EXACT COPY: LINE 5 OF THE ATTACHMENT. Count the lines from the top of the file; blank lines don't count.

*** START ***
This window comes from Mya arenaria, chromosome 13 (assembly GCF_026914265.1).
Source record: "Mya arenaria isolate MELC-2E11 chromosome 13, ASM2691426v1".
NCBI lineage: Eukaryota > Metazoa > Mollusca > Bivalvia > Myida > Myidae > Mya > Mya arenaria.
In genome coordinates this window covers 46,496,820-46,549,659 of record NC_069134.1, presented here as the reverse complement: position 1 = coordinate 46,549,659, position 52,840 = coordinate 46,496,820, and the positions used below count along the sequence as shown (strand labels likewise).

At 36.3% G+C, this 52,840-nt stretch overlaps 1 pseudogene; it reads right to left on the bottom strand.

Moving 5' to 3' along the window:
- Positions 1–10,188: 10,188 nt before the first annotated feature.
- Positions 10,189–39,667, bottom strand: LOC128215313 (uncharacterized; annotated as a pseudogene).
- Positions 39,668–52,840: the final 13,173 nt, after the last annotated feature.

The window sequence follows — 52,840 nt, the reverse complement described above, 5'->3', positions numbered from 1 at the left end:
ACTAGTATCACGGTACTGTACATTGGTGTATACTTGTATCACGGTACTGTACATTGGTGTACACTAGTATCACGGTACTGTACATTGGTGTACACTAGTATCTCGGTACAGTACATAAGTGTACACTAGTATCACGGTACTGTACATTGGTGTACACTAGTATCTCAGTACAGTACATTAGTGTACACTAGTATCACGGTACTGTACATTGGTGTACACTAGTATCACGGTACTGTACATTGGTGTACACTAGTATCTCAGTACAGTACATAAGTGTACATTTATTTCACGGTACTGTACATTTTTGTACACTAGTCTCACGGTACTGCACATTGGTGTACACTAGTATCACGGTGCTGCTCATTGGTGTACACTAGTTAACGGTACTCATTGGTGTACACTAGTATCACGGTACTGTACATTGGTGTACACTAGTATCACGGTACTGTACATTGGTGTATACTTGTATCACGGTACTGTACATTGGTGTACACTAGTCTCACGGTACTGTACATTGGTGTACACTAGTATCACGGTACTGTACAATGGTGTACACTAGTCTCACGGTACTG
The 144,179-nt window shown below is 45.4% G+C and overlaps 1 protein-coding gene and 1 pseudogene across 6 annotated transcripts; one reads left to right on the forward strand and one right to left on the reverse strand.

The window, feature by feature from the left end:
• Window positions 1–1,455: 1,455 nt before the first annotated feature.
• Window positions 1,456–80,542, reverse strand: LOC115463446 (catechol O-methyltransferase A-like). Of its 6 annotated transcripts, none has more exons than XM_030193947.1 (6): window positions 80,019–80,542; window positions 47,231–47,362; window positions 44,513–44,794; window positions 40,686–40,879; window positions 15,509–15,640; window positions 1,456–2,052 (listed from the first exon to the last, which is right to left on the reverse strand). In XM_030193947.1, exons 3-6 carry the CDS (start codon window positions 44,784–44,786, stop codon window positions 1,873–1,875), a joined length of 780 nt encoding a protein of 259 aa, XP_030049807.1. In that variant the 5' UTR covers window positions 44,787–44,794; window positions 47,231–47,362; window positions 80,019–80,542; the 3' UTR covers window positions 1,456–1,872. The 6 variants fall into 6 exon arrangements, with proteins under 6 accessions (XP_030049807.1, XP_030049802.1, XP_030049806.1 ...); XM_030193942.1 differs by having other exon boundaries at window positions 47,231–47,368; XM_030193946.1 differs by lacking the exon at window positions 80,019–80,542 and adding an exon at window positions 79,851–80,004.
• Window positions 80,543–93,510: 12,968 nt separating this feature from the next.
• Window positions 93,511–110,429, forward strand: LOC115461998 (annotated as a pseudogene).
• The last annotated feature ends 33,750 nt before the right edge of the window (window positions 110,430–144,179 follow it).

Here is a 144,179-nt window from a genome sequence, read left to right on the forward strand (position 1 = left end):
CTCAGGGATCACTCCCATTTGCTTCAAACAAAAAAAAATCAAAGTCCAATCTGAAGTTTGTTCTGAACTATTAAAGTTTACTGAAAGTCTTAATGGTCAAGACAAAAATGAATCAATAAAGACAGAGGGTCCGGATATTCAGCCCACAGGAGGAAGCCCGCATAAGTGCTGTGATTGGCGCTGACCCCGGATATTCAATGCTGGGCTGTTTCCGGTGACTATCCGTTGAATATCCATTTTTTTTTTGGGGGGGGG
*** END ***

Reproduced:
At 36.3% G+C, this 52,840-nt stretch overlaps 1 pseudogene; it reads right to left on the bottom strand.